EMPEX Speaker: Jeff Smith

Jeff will be speaking at EMPEX on May 19th about “Neuroevolution in Elixir.” He is an AI developer, author, and manager. He coined the term reactive machine learning and wrote the definitive text on the topic.

Andy: Hi Jeff — you spoke at our Halloween event a couple years ago, welcome back! Tell us a bit about what you’ve been up to since then.

Jeff: Sure. I like to do a lot of different things and I think at the time I spoke at the Halloween event, I was managing a team building a conversational AI, that was working primarily in Scala, and I was doing explorations outside of work in Elixir to try to understand this new technology, how could it be applied to problems that I care about.

When I left x.ai, I left to start an Elixir-first conversational AI company called John Done, with one of my colleagues from x.ai. At that company we raised a bit of money to build this idea of building a vocal conversational intelligent agent that operated over the telephone. The most widely deployed vocal platform in existence, right? So the idea was very similar to x.ai, where we were trying to build a conversational intelligent agent that does real work for users, that takes on the responsibility to go into the world and accomplish things.

We started with Elixir first there really because of our experiences in building high availability systems and needing to be able to iterate rapidly while still adding fairly sophisticated features and integrate with a lot of web systems. Our two main concerns were that we were going to be operating with messaging systems (this was facebook messenger or slack type interaction or voice interaction) and the telephone system. Both of those were examples of areas where Erlang has a lot of history there and is very well designed to suit the challenges of messaging systems and telephony.

We built our POC using Elixir and it was straight forward from there, using a lot of integration with external systems, using standard web technologies that allowed us to get around some of the inherent limitations of Elixir not being the first language people write client libraries in to integrate with their systems. We built bespoke integrations with the AI system, with telephony systems but always integrating with them using http or websockets, building our own transports, channels and things like that using Phoenix, and that all worked pretty well.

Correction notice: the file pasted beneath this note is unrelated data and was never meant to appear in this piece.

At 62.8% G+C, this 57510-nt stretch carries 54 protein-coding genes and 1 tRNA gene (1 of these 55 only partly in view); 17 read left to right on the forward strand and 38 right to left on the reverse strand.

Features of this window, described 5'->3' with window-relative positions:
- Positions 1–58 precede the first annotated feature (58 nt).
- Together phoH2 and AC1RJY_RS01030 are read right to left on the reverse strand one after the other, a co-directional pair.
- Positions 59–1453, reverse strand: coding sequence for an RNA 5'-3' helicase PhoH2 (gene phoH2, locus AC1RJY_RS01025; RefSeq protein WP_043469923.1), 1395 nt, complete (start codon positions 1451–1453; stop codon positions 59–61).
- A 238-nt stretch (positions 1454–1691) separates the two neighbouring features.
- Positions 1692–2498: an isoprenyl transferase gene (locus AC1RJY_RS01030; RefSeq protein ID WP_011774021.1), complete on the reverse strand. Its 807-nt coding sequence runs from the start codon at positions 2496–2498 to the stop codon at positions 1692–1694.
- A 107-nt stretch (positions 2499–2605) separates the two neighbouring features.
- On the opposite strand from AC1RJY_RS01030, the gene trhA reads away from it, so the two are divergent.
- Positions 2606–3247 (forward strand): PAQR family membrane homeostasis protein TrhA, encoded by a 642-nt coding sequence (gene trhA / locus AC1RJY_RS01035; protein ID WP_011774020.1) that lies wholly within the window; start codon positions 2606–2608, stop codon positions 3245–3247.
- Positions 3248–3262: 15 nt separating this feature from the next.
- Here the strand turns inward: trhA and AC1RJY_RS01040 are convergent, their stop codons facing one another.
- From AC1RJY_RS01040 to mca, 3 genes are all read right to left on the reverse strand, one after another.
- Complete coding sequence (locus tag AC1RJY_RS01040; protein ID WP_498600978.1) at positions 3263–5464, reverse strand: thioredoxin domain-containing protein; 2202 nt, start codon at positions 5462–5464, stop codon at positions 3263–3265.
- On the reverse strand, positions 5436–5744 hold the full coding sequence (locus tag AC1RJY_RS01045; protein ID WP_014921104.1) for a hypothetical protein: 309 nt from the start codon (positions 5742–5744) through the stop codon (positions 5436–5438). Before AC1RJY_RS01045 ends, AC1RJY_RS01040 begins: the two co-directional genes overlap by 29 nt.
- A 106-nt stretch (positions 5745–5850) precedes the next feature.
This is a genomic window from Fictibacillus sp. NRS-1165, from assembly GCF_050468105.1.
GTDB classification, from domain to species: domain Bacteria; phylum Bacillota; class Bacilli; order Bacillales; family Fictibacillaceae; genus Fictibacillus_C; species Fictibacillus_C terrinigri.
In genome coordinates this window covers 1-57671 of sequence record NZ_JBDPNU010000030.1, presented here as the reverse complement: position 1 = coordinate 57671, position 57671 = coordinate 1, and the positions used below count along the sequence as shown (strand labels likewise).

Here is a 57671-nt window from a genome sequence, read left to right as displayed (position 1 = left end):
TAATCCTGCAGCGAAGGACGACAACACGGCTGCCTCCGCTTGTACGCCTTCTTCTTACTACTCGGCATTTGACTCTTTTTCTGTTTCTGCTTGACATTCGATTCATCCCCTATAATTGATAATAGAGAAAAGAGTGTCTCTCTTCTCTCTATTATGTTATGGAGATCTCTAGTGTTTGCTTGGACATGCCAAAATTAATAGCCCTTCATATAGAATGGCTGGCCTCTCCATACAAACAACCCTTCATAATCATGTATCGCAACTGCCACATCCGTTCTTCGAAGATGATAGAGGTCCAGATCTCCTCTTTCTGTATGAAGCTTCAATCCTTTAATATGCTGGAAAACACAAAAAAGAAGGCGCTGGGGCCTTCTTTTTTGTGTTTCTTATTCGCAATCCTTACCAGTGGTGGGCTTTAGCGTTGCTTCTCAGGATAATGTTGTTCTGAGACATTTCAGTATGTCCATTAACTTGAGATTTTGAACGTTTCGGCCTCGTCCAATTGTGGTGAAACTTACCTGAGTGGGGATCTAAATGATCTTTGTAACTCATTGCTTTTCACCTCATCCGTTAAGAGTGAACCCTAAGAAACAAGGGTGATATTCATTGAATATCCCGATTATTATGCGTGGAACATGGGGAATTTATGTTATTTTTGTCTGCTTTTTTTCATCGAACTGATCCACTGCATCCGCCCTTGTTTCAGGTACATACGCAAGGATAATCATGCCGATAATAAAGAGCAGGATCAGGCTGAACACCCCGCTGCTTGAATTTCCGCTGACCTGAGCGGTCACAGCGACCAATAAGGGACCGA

One of the things that drove that startup is that we were able to get something working that we knew for a fact was incomplete, we were doing these rapid cycles of a small dev team, raising funding, acquiring users, building all this up from the ground. All sorts of use cases that didn’t work at a given time. We knew processes might fail, supervision mechanisms would automatically restart things and allow things to recover, allowing us to be able to resume conversations successfully. So that was…

Andy: No, certainly that’s quite a lot to do.

Jeff: I ended up leaving that company, and I’ve since moved on to managing a development team in a much larger organization building another conversational AI…

Andy: So you’re kind of a serial… [laughing]

Jeff: I’ve made a few AIs, a large proportion of them are conversational AIs. I have kind of a niche. Now I work down the street at a company called IPsoft that builds a conversational AI called Amelia. I’m working on a lot of the same sorts of problems, and in this case I’m managing a large development team. I’m not actually working as a developer myself.

Andy: A little bit different.

Jeff: Yeah, it’s similar to how I functioned at x.ai where my role was to find a way that we could organizationally succeed at building technology that has never really existed before. As part of that I’ve tried to carve out space to do open source work that allows me to explore what I think are important areas in AI development, and I still think that Elixir has a role to play within AI and ML [Machine Learning] that I don’t think is obvious to everyone.

In the world that I live in where I’m constantly thinking about highly concurrent conversations occurring across a large range of different modalities and on different platforms and languages, whether it’s voice or text, my world’s filled with challenges which I would like to have the ability to have the sort of tools I had when building on the BEAM.

I think that most ML developers are working without tools that have that ability. I’ve been pressing on that gap in open source, how can I open that crack a little bit wider. I feel like I’m a member of these two tribes that don’t actually talk very much: Elixir/Erlang, and this world of deep learning AI folks building things in Python and C++, that have to deal with problems of concurrency and high availability, distribution, and all those sorts of things.

Andy: When you frame it as a lot of concurrent conversations and processes then yes, it’s easy to see Elixir or Erlang playing a role there; which is absolutely different from typical image of deep learning guys digging into Python. It’s interesting to hear.